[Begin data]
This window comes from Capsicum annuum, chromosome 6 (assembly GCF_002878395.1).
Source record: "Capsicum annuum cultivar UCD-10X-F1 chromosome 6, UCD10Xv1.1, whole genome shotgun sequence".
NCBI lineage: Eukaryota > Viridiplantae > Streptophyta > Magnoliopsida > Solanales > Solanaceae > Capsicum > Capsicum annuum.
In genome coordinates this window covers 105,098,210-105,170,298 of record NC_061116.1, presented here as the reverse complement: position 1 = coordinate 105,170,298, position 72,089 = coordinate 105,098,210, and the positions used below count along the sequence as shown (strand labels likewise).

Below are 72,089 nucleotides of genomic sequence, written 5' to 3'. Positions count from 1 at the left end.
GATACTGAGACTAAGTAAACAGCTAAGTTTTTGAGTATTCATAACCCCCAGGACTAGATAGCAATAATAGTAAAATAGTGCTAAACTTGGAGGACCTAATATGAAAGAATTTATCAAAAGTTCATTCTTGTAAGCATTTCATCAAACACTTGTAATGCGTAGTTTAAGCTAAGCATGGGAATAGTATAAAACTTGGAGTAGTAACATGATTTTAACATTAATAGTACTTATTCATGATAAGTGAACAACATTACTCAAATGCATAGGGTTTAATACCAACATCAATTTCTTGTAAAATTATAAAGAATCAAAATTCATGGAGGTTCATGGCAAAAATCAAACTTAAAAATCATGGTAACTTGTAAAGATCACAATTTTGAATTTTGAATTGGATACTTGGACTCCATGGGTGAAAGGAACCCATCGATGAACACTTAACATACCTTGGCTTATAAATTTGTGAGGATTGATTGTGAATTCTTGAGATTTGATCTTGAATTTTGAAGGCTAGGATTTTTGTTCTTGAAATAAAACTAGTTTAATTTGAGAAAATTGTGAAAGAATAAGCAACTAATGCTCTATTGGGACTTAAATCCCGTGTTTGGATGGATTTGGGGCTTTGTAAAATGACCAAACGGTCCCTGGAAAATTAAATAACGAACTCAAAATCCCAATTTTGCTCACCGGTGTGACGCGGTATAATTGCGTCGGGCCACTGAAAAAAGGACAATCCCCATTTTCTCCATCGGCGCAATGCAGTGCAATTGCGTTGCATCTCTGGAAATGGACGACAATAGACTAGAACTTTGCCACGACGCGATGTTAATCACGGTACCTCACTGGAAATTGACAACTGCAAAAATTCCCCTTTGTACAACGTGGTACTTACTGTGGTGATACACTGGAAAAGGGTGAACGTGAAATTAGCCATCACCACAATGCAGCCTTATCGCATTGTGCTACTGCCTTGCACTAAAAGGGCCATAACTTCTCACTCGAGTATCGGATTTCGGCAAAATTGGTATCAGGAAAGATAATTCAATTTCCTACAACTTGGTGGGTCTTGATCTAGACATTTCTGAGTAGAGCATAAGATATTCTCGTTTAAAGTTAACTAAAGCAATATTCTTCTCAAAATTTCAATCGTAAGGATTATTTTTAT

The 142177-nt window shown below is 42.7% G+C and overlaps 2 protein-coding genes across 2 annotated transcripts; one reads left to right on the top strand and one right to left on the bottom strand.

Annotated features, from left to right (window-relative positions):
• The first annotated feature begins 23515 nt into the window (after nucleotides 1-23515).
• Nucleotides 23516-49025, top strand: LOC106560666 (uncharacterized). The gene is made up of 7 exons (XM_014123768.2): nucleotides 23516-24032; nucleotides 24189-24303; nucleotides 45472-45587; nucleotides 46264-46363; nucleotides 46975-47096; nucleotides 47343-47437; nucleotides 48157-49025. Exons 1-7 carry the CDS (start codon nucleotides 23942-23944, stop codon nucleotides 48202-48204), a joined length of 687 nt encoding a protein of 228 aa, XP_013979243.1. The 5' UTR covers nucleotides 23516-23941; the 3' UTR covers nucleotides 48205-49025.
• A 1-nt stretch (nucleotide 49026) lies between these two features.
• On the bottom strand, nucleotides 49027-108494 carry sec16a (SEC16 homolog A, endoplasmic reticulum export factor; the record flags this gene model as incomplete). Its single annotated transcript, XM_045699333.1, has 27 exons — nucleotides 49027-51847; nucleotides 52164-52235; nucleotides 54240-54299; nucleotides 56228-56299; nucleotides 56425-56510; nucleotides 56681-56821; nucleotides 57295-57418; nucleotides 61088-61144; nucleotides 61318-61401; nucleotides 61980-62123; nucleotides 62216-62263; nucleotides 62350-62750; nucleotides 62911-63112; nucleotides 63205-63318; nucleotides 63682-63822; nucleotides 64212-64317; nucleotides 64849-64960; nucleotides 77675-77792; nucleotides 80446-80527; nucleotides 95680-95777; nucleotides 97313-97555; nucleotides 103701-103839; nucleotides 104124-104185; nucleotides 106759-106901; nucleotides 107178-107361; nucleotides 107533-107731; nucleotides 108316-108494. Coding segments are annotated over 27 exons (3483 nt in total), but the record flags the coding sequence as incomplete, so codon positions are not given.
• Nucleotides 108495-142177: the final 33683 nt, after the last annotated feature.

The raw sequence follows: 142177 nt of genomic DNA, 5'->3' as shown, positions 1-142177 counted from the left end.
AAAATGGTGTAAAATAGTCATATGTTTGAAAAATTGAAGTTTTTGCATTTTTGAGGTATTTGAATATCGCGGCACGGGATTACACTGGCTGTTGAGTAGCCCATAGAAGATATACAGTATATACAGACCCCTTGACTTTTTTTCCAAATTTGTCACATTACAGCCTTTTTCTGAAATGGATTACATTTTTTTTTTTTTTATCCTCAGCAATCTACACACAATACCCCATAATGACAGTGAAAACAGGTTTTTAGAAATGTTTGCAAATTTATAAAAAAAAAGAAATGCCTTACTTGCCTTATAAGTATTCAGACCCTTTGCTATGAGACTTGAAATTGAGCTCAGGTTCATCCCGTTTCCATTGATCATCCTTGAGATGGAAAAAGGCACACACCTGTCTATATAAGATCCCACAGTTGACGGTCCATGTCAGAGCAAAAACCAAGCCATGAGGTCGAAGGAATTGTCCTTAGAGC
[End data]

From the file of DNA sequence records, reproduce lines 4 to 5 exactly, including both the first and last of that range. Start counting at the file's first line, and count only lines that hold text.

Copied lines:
In genome coordinates this window covers 105,098,210-105,170,298 of record NC_061116.1, presented here as the reverse complement: position 1 = coordinate 105,170,298, position 72,089 = coordinate 105,098,210, and the positions used below count along the sequence as shown (strand labels likewise).

Below are 72,089 nucleotides of genomic sequence, written 5' to 3'. Positions count from 1 at the left end.